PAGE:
If we focus on the primary illness and treat it optimally we see greater improvements in physical capacity. A link has been shown to exist between an increase in physical functioning and a decrease in depressive symptoms in people experiencing depression.1

For example, coronary artery disease symptoms have shown greater improvement with resistance exercises than aerobic workouts alone.4 So, if we know that the onset of depression is caused by coronary artery disease, we can treat both the symptoms of heart condition and depression more effectively by incorporating resistance exercises into the program.

Another example is seen in people diagnosed with breast or prostate cancer, survival rates are higher in patients who walk or take part in high intensity interval training for three hours per week, respectively. When we can efficiently increase the physical capacity of people with a diagnosis of cancer while also optimising their chance of survival through type of exercise, specific exercise prescription becomes highly important.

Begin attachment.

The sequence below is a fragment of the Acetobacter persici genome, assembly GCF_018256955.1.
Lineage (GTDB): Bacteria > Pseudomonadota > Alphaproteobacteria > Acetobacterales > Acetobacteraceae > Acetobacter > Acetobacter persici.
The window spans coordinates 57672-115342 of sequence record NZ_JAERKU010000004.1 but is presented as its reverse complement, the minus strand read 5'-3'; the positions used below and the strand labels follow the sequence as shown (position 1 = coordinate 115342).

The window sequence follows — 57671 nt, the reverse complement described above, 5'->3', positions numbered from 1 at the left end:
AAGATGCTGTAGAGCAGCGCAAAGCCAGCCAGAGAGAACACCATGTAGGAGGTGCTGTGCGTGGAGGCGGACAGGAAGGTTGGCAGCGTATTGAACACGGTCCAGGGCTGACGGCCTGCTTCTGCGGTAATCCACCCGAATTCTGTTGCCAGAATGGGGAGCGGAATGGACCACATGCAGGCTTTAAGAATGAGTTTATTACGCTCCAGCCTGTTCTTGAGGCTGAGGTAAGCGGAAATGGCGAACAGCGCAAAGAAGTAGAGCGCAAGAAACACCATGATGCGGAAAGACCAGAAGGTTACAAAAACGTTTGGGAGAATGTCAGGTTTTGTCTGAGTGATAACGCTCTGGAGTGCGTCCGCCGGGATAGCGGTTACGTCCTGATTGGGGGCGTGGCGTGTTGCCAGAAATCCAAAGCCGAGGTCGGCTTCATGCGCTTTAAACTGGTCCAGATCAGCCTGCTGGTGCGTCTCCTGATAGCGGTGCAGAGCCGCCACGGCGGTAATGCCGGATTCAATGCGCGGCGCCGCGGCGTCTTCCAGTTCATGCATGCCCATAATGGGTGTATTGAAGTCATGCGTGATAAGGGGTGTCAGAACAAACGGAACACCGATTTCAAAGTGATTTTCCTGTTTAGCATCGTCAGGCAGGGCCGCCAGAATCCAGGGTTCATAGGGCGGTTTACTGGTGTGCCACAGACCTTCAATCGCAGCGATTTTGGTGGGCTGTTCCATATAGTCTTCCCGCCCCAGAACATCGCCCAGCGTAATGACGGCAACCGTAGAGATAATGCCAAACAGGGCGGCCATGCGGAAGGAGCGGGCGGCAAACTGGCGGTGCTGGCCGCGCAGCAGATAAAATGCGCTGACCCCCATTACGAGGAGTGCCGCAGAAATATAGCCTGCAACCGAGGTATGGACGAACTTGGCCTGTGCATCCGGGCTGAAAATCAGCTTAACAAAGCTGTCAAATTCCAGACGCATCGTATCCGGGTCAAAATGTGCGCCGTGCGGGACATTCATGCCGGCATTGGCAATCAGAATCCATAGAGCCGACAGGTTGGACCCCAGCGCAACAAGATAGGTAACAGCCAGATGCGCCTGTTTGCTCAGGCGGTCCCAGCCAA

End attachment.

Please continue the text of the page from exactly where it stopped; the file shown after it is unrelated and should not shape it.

Knowing that following a specific, individually tailored exercise programme can increase quality of life and offer higher chances of survival can be emotionally empowering for a person.  Research cites that breast cancer mortality rates are decreased by 41% in people who exercise compared to those who don’t5. In prostate cancer it is decreased by 61%6.

Safety is extremely important when implementing an exercise programme with a person who has a serious physical condition. Heart conditions that are being managed with medication, without any form of surgery, will require a stress test prior to beginning any training program to ensure adequate blood supply to the heart. Prior to beginning an exercise program, you will need to find out the upper limits of the exercise that is suitable for you from your medical team. Once you know your maximum heart rate that you can exercise at, you can safely stay below it when exercising.